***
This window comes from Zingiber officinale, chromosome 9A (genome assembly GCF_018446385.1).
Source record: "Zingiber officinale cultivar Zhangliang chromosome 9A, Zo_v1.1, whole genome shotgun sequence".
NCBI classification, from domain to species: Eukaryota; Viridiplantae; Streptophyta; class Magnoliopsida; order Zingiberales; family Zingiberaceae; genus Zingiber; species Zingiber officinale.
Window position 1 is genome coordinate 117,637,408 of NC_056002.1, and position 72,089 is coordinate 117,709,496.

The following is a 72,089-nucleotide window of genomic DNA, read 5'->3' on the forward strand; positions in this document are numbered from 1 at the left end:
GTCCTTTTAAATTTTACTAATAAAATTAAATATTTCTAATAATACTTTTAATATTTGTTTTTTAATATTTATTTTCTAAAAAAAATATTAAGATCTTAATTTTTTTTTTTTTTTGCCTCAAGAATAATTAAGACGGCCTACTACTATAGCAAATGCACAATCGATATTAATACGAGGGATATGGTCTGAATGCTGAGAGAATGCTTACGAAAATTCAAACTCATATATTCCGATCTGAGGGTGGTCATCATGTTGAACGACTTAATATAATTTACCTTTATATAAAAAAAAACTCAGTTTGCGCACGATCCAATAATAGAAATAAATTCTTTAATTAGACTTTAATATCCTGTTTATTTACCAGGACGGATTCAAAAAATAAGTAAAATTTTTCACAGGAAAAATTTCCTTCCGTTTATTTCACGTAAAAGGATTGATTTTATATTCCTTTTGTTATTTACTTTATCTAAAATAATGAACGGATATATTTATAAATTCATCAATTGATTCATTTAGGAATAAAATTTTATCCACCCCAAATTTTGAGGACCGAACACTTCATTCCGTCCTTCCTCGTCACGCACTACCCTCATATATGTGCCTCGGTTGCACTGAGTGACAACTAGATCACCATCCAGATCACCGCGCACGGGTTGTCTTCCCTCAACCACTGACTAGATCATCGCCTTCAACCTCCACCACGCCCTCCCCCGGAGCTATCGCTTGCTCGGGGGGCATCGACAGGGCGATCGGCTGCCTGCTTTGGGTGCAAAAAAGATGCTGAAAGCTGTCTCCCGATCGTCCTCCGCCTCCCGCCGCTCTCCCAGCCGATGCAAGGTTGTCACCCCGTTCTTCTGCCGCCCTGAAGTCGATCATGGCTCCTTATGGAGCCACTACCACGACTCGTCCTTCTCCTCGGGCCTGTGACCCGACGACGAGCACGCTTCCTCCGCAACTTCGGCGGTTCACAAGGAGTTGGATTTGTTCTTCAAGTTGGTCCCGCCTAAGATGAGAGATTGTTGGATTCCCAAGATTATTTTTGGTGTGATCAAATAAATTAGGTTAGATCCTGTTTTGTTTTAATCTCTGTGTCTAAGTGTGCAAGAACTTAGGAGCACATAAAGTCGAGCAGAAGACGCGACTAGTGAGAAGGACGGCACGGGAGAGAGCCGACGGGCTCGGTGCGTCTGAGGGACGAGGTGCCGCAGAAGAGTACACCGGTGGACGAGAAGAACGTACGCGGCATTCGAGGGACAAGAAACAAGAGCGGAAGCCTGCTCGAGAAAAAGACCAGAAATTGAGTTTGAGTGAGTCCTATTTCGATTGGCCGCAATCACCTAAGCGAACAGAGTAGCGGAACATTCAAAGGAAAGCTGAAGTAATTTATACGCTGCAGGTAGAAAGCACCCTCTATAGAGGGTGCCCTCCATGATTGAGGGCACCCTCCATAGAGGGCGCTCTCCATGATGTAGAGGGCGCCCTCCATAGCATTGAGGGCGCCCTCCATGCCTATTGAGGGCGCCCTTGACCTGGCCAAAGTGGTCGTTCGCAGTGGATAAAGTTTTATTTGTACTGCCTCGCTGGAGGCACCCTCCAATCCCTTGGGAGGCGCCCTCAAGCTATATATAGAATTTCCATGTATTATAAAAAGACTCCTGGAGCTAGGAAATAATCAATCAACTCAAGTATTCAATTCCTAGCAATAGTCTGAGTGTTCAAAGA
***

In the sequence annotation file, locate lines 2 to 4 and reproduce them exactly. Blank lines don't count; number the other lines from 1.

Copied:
Source record: "Zingiber officinale cultivar Zhangliang chromosome 9A, Zo_v1.1, whole genome shotgun sequence".
NCBI classification, from domain to species: Eukaryota; Viridiplantae; Streptophyta; class Magnoliopsida; order Zingiberales; family Zingiberaceae; genus Zingiber; species Zingiber officinale.
Window position 1 is genome coordinate 117,637,408 of NC_056002.1, and position 72,089 is coordinate 117,709,496.